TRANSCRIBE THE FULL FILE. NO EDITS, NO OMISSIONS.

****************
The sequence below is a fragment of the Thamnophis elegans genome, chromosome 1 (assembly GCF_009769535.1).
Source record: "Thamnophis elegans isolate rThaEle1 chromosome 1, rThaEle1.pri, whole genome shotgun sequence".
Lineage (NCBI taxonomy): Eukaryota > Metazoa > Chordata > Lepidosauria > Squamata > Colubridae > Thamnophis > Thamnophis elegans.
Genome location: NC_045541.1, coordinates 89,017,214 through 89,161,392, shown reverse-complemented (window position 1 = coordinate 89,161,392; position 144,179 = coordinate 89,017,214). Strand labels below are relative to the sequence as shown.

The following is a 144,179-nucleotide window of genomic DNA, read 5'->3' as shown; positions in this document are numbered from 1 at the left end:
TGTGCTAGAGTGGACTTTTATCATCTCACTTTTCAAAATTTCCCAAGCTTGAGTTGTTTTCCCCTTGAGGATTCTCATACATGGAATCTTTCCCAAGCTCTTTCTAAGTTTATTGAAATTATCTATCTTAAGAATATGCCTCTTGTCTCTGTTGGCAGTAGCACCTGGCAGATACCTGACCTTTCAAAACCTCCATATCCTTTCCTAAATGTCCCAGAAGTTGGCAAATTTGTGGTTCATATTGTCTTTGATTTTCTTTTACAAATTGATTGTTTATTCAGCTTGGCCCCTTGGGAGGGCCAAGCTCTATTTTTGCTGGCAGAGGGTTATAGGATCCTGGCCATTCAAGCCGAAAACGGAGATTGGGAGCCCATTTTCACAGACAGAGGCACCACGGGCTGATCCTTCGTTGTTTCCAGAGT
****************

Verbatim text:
The sequence below is a fragment of the Thamnophis elegans genome, chromosome 1 (assembly GCF_009769535.1).
Source record: "Thamnophis elegans isolate rThaEle1 chromosome 1, rThaEle1.pri, whole genome shotgun sequence".
Lineage (NCBI taxonomy): Eukaryota > Metazoa > Chordata > Lepidosauria > Squamata > Colubridae > Thamnophis > Thamnophis elegans.
Genome location: NC_045541.1, coordinates 89,017,214 through 89,161,392, shown reverse-complemented (window position 1 = coordinate 89,161,392; position 144,179 = coordinate 89,017,214). Strand labels below are relative to the sequence as shown.

The following is a 144,179-nucleotide window of genomic DNA, read 5'->3' as shown; positions in this document are numbered from 1 at the left end:
TGTGCTAGAGTGGACTTTTATCATCTCACTTTTCAAAATTTCCCAAGCTTGAGTTGTTTTCCCCTTGAGGATTCTCATACATGGAATCTTTCCCAAGCTCTTTCTAAGTTTATTGAAATTATCTATCTTAAGAATATGCCTCTTGTCTCTGTTGGCAGTAGCACCTGGCAGATACCTGACCTTTCAAAACCTCCATATCCTTTCCTAAATGTCCCAGAAGTTGGCAAATTTGTGGTTCATATTGTCTTTGATTTTCTTTTACAAATTGATTGTTTATTCAGCTTGGCCCCTTGGGAGGGCCAAGCTCTATTTTTGCTGGCAGAGGGTTATAGGATCCTGGCCATTCAAGCCGAAAACGGAGATTGGGAGCCCATTTTCACAGACAGAGGCACCACGGGCTGATCCTTCGTTGTTTCCAGAGT